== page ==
3. The other chapters are De la ley nova, De caritat, and De iustitia. The three folios of the Occitan fragment were reunited on 21 April 1887 and the work was then "discovered". Today it can be found in BnF fr. 6182. Clovis Brunel dated it to the thirteenth century, and it was probably made in the Quercy. The work was originally Latin, but medieval Catalan translation exists, as does a complete Occitan one. THe Occitan fragment has been translated by Diego Zorzi (1954), "Un frammento provenzale della Doctrina Pueril di Raimondo Lull", Aevum, 28(4), 345–49.
  4. Read, p. 266
  5. National Geographic Channel. Knights Templar, February 22, 2006, video documentary written by Jesse Evans
  6. Martin, p. 119
  7. Karen Ralls, Knights Templar Encyclopedia: The Essential Guide to the People, Places, Events, and Symbols of the Order of the Temple (New Page Books, 2007).
  8. Hammer-Purgstall, "Mysterium Baphometis revelatum", Fundgruben des Orients 6 (Vienna 1818:1-120; 445-99. Hammer-Purgstall's essay did not pass unchallenged: F.J.M. Reynouard published an "Etude sur 'Mysterium Baphometi revelatum", in Journal des savants 1819:151-61; 221-29 (noted by Barber 393 note 13.)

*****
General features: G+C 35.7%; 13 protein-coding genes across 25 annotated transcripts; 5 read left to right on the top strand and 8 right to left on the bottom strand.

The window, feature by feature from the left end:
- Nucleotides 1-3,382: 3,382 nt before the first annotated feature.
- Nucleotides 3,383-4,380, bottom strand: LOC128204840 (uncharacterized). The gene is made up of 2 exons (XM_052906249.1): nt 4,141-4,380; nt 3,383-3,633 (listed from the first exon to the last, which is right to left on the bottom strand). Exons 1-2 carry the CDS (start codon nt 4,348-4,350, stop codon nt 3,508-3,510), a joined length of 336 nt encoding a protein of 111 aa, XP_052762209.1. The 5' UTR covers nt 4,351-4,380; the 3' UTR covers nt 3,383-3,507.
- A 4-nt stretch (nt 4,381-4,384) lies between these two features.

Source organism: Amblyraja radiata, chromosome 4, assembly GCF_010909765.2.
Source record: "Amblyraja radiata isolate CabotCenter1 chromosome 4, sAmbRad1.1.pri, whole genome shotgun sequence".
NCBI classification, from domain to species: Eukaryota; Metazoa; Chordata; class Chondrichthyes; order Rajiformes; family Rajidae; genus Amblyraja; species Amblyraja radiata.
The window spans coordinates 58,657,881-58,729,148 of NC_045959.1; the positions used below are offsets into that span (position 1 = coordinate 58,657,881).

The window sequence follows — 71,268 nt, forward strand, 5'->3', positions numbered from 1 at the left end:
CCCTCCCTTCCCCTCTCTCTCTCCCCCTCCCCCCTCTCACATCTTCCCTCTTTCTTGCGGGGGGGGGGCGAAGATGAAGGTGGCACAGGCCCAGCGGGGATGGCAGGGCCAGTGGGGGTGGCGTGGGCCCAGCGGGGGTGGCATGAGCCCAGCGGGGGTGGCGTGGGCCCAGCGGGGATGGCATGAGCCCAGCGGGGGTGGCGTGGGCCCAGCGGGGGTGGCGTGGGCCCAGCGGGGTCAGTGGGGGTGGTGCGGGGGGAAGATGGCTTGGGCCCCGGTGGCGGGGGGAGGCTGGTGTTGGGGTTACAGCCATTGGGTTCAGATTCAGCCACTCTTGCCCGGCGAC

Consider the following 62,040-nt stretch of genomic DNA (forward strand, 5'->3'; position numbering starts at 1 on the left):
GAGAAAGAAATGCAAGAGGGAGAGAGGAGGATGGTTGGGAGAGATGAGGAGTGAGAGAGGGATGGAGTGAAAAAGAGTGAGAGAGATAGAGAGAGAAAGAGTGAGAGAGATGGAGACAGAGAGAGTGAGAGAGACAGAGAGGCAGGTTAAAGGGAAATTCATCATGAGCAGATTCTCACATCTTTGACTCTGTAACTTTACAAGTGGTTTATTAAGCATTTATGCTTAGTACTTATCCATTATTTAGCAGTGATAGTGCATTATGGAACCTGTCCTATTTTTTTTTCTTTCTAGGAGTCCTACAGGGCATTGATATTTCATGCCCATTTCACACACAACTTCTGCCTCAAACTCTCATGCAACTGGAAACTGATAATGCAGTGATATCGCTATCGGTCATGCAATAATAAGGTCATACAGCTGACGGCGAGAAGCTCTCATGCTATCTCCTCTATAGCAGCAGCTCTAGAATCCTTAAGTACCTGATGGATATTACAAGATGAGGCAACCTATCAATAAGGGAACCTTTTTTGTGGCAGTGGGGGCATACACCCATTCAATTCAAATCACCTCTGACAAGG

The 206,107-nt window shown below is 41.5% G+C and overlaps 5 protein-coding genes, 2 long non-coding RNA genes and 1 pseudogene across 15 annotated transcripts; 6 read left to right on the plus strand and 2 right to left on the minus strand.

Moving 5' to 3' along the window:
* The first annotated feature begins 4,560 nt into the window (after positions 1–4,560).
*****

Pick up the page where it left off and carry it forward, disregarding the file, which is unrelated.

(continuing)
9. The OED reports "Baphomet" as a medieval form of Mahomet, but does not find a first appearance in English until Henry Hallam, The View of the State of Europe during the Middle Ages, which also appeared in 1818.
  10. Hans Tietze illustrated one, in the Kunshistorisches Museum, Vienna, in "The Psychology and Aesthetics of Forgery in Art" Metropolitan Museum Studies 5.1 (August 1934:1-19) p. 1.
  11. Malcolm Barber, p. 321
  12. (previously titled The Murdered Magicians)
  13. Jackson, Nigel & Michael Howard (2003). The Pillars of Tubal Cain. Milverton, Somerset: Capall Bann Publishing. p. 223.; Comparison of these images from about.com.
  14. Herodotus, Histories ii. 42, 46 and 166.
  15. Herodotus, Histories ii. 156.
  16. Goya, El gran cabrón
  17. "Leo Taxil's confession".
  18. What do the symbols hide? Retrieved 28 June 2006.
  19. .
  20. Hugh J. Schonfield, The Essene Odyssey. Longmead, Shaftesbury, Dorset SP7 8BP, England: Element Books Ltd., 1984; 1998 paperback reissue, p.164.


References

  • Martin, Sean (2005), The Knights Templar: The History & Myths of the Legendary Military Order. ISBN 1-56025-645-1.
  • Read, Piers Paul (1999), The Templars. Da Capo Press, ISBN 0-306-81071-9.
  • Franz Spunda. Baphomet: Der geheime Gott der Templer : ein alchimistischer Roman. ISBN 3-8655-2073-1